Who Needs a Prenup?

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Marriage is supposed to be forever, but for some couples, divorce—not death—do them part. Fortunately, the divorce rate has been dropping in recent years, but it was still around 15% in 2019. To lessen the pain and expense should the unlikely event occur, talk with your future spouse about a prenup.

What Is a Prenup?

A prenup is short for "prenuptial agreement," which is a legal contract a couple signs before getting married. It’s the terms and conditions outlined by the couple that determine what happens to assets and income in the event of a divorce or even death.

While some people might believe prenups are for wealthy couples, anyone can outline terms in a prenuptial agreement. A prenup isn’t created with the expectation of divorce, but rather, to be protected should it happen.

How Does a Prenup Work?

Each state has its own requirements and proceedings for how to handle prenups. For instance, not every state has spousal support obligations. Prenuptial agreements can include:

  • Alimony
  • Assets and income for children from a previous marriage
  • Separating marital property and managing separate property
  • Estate plans
  • Pets
  • Business ownership (whether it’s one spouse or a business split between both parties)
  • Debt liability and financial obligations

Child support isn’t determined in prenups; that goes through the courts.

If you’re thinking about getting a prenuptial agreement, you should look for a lawyer who has experience in matrimonial law in your state. Costs can vary based on where you live, your needs, and the attorney you hire. If you don’t have very many assets or specific requests, it could take a few days to draft an agreement. If you have extensive requests, it could take a few weeks or months to craft. Attorneys typically charge by the hour, so the longer it takes, the more your prenup will cost.

Prenups can be as specific or as general as you’d like. If you own a home before getting married, you can outline in your prenuptial agreement that you keep ownership after a divorce. If you’re the primary breadwinner, your future partner might request spousal support in the prenup.

If you have pets or plan on getting some when you’re married, you can address that in your agreement. In most states, pets are considered property. Without a prenup, ownership could be determined by who paid adoption fees, for example.

There’s no one-size-fits-all prenup document, but couples can put in place as many requests as they see fit.

When drawing up a prenup, you can include specific clauses: For instance, if your spouse has an affair that ends the marriage, you might be entitled to a different settlement than if you were to divorce for other reasons.

Once both parties agree, they’ll sign the document before signing the marriage contract. If a couple wants to get married then sign a similar contract, they can enter into a postnuptial agreement.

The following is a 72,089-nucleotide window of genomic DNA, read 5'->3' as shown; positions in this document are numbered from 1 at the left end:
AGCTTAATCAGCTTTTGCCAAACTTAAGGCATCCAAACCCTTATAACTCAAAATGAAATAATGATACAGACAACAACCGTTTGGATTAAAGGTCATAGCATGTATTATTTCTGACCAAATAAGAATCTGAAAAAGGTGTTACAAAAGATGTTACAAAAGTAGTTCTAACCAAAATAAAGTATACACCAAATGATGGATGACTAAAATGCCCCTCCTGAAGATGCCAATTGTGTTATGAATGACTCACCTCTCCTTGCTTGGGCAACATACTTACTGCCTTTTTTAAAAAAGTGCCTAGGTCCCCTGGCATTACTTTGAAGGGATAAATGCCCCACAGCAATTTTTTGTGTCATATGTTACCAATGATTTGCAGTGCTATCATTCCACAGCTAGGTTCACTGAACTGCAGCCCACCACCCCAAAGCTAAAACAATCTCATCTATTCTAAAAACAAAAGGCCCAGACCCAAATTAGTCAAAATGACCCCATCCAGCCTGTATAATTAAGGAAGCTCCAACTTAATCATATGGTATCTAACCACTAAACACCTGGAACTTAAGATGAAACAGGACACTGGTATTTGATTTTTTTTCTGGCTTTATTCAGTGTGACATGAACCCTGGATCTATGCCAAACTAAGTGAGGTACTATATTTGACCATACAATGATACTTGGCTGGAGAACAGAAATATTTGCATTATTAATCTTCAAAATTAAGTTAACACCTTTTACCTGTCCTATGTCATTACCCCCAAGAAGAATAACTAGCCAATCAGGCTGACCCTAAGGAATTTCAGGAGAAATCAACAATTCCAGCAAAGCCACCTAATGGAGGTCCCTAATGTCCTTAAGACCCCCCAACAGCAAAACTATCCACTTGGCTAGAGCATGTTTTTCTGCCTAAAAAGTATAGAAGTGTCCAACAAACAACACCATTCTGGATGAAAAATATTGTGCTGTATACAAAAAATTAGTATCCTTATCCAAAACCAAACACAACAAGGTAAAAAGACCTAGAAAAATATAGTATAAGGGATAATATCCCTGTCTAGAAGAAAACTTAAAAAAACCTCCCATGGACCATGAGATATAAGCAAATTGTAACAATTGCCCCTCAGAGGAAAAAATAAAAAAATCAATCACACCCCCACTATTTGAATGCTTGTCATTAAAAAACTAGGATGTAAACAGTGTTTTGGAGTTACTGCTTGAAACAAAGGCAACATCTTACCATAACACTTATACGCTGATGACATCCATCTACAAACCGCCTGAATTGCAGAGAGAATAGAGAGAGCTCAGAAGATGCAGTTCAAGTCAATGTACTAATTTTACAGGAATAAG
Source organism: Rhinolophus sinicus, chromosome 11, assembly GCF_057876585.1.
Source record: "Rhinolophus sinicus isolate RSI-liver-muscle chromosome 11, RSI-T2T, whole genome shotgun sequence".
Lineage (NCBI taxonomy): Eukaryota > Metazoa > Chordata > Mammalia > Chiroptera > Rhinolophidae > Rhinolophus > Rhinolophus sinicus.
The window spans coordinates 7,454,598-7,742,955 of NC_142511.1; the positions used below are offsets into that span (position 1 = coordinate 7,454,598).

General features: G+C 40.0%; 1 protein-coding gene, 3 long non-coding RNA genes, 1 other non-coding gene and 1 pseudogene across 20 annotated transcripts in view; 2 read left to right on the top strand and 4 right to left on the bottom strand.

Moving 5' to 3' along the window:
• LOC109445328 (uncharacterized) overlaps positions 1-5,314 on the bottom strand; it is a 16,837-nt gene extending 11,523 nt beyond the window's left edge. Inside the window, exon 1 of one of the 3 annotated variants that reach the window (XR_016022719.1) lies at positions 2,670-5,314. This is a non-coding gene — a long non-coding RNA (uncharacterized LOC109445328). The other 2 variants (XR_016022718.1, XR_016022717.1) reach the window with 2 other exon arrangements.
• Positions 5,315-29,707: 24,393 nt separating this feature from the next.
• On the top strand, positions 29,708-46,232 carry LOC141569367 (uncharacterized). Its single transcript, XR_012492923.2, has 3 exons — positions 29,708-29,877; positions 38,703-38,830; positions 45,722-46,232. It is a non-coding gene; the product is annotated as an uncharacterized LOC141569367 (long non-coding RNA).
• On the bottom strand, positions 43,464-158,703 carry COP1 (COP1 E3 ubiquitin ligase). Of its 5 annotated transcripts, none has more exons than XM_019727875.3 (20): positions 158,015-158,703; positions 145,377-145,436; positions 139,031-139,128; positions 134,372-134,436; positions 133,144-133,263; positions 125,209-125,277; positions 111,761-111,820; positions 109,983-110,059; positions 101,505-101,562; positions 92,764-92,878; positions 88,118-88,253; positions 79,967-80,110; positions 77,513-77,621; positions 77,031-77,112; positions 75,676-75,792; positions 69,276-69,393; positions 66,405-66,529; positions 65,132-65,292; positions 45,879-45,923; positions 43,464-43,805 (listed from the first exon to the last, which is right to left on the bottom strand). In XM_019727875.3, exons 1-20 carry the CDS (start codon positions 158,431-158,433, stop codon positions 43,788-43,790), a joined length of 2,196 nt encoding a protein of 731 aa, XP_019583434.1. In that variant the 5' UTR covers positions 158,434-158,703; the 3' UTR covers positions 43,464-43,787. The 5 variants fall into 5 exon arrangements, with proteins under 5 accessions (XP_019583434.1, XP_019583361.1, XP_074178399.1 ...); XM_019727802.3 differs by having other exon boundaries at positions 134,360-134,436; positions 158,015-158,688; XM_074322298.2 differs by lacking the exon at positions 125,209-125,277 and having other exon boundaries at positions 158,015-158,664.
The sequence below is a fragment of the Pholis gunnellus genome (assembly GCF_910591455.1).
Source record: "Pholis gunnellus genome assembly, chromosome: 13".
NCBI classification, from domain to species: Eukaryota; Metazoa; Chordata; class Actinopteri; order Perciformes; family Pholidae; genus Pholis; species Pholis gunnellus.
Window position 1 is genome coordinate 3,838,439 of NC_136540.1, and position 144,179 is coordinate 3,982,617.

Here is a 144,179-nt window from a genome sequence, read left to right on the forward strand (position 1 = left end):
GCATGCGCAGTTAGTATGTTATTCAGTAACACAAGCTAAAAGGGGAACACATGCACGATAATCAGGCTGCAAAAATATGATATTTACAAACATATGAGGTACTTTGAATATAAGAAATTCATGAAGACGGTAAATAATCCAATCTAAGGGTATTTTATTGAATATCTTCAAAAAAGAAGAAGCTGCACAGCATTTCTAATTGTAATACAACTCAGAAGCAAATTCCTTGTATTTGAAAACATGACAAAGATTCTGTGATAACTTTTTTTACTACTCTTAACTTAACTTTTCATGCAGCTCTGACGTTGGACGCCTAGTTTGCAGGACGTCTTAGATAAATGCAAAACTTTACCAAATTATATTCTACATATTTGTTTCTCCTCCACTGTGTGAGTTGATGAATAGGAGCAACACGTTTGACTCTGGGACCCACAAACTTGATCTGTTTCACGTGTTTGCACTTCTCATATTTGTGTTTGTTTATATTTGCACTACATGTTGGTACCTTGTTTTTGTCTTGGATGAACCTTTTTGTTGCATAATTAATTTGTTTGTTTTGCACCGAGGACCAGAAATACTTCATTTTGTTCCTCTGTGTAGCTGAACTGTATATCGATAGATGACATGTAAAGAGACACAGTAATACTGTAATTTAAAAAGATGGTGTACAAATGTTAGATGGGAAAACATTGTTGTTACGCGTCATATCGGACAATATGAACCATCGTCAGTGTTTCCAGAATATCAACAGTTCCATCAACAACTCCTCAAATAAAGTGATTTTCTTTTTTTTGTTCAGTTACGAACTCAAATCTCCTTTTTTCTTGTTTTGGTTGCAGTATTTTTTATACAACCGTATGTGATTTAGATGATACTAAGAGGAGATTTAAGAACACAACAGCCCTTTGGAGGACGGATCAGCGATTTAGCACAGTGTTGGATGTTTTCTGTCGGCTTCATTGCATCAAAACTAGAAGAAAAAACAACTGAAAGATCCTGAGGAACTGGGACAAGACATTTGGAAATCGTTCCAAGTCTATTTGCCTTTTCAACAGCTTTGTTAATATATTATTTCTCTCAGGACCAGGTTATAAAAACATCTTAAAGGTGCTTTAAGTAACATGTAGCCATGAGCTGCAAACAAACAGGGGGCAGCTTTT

Pros
  • Financial transparency

  • Prepares for the worst

  • Protects assets and valuables

  • Can be amended

Cons
  • Can be biased

  • Can seem insulting

  • Can be upsetting

Pros Explained

  • Financial transparency: Many couples don’t feel comfortable talking about money. Whether it’s debt, wealth, or even credit scores, finances are a touchy subject. Having a prenuptial agreement requires couples to meticulously discuss money. Before you get married, you’ll see how your partner handles financial obligations.
  • Prepares for the worst: Most people get married expecting a lifetime with their partner. But it’s realistic to think that even if it never happens, divorce is possible. A prenuptial agreement gives you a clear outcome, in case you do get divorced.
  • Protects assets and valuables: At its very core, a prenuptial agreement should protect your things (and those of your future spouse). If you have something you don’t want your spouse to have if you separate, it goes in a prenup. It also protects you from your spouse. For instance, if your spouse has debt or has a business you don’t want to be liable for in case of legal action, you can detail that in your prenuptial agreement.
  • Can be amended: You can make changes to your prenup after you get married, as long as both parties agree to it. You can also cancel your prenup.

Cons Explained

  • Can be biased: Sometimes prenuptial agreements can favor the spouse with more money or assets. If you don’t have your own lawyer review it, you may not know what you’re on the hook for. In the event of a divorce, you might be liable for something you weren’t aware of.
  • Can seem insulting: Some people are offended by a prenup. Marriage is supposed to be for love, so why should a business-like contract need to enter the picture? Be mindful of how your partner will react when you broach the topic.
  • Can be upsetting: A prenuptial agreement clarifies terms in the event of a divorce or separation. Giving careful thought and consideration to the end of your marriage when you’re just getting started can be depressing, at best.

Who Is a Prenup Best For?

While a prenup isn’t for everyone, you might find getting one is better than not getting one.

You have a business: If you’re a business owner, you may want a prenup to protect your company and your ownership stake in the event of a divorce.

You have kids from another partnership: If you have kids to whom you want to pass along assets, a prenup protects the items you want your children to have or keep in the event of a divorce.

You have assets you want to keep: A prenup specifically lays out what you and your spouse agree to keep for yourselves (and give up).

You want to control your future: Even if you don’t have many assets or much income now, you can lay out the way in which items you might acquire will be treated if you get divorced.